By Bishop L. Jonathan Holston
“When Jesus came to the region of Caesarea Philippi, he asked his disciples, ‘Who do people say the Son of Man is?’ They replied, ‘Some say John the Baptist; others say Elijah; and still others, Jeremiah or one of the prophets.’ ‘But what about you?’ he asked. ‘Who do you say I am?’ Simon Peter answered, ‘You are the Messiah, the Son of the living God.’ Jesus replied, ‘Blessed are you, Simon son of Jonah, for this was not revealed to you by flesh and blood, but by my Father in heaven. And I tell you that you are Peter, and on this rock I will build my church, and the gates of Hades will not overcome it. I will give you the keys of the kingdom of heaven; whatever you bind on earth will be bound in heaven, and whatever you loose on earth will be loosed in heaven.’”—Matthew 16:13-19 (MSG)
Have you ever been somewhere with children when they spot their teacher? Or maybe you remember being a student and seeing a teacher out in public for the first time. That a teacher has a life apart from the classroom is a ground-shaking moment of realization for most kids.
For me, “Mom and Dad” were the same people many students called “Mrs. Holston and Coach Holston.” Some knew my parents in the classroom, others at church and still others out on the athletic field or in many of the other roles they served across the community.
In many ways, it is simpler to think of people as their roles, their occupations or their relation to us. Categorizing people by their successes or failures, ups and downs, by their associations with others or by what we have heard, is the easier path. To envision the fullness of another’s life takes effort and intentionality.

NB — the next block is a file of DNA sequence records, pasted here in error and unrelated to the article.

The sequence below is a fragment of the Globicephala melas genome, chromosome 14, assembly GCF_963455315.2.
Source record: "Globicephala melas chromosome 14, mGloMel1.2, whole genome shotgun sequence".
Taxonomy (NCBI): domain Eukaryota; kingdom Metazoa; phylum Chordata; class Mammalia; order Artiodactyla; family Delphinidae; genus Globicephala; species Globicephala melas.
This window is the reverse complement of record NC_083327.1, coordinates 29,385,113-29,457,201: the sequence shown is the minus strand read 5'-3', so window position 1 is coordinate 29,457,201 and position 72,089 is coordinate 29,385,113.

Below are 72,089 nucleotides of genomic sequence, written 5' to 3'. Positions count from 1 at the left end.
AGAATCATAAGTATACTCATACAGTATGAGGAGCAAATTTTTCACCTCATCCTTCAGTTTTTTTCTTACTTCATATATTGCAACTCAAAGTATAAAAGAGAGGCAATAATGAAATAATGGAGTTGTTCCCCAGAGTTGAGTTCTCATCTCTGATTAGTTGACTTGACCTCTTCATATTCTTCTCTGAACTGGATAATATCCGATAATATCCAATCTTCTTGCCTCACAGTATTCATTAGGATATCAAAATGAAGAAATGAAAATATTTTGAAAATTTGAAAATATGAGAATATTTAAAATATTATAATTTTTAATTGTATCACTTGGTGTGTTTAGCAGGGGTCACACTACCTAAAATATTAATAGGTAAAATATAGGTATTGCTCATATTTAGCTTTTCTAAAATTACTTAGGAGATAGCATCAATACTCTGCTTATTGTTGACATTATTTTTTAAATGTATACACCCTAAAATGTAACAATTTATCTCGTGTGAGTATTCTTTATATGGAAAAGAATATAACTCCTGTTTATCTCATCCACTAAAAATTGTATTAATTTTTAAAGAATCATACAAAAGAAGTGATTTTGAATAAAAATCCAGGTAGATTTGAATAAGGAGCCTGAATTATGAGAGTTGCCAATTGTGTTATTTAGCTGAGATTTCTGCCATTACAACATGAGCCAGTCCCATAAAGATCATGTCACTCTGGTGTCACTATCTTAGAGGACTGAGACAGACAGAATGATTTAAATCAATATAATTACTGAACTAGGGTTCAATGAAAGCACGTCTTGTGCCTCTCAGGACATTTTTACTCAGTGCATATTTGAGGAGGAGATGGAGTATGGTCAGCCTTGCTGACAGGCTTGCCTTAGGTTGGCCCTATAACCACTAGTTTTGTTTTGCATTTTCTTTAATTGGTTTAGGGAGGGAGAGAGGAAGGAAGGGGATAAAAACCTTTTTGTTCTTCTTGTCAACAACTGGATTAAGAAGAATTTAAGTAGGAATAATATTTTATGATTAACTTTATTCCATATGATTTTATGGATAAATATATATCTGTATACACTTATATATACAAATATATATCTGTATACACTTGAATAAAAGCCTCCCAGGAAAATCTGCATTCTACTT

In his book, “Just Mercy,” author Bryan Stevenson provides immense relief, saying namely, “Each of us is more than the worst thing we’ve ever done.” It is humbling to recognize that every one of us has fallen short at some point. Simon Peter, the very rock on which Christ builds the church, is also the disciple who denies Christ three times before the rooster crows.
Envisioning the fullness of another’s life is complicated.
During these years of living virtually, with so many interactions only through Zoom, text message or email, it has taken even more effort to seek the full humanity in one another. We have literally been putting people in boxes. Now that there are more opportunities for in-person interactions, we face a reckoning with those simplified notions that have developed about others.
Reducing a person to one dimension of their humanity is a trap that we often fall into. In the world of social media where appearance is so highly valued, we forget to never judge a book by its cover, or a person by a singular experience or circumstance.
Father Gregory Boyle, a Jesuit priest, offers a challenge for each of us as a call to focus our attention differently, namely, “Here is what we seek: a compassion that can stand in awe at what others carry rather than judgment at how they carry it.”
Imagine a world where we are quick to show compassion. Imagine a life lived in awe rather than judgment. Imagine a focus more on one’s “getting back up” than on their “falling down.”
Hall of Fame basketball coach John Wooden painted the picture this way, saying, “There is a choice you have to make in everything you do. So, keep in mind that in the end, the choice you make, makes you.” We can choose to embody the fullness of life and to seek it in others as well. Just as Jesus inquired of the disciples, who do people say that you are?
What if we offered the world an example of how to live differently? May we be slower to label. Slower to reduce a person to a singular dimension. And quicker to listen. To show God’s love, mercy and compassion.
And may our eyes be as awestruck by the image of God in each person whom we meet as a child is to the vision of their teacher in the grocery store.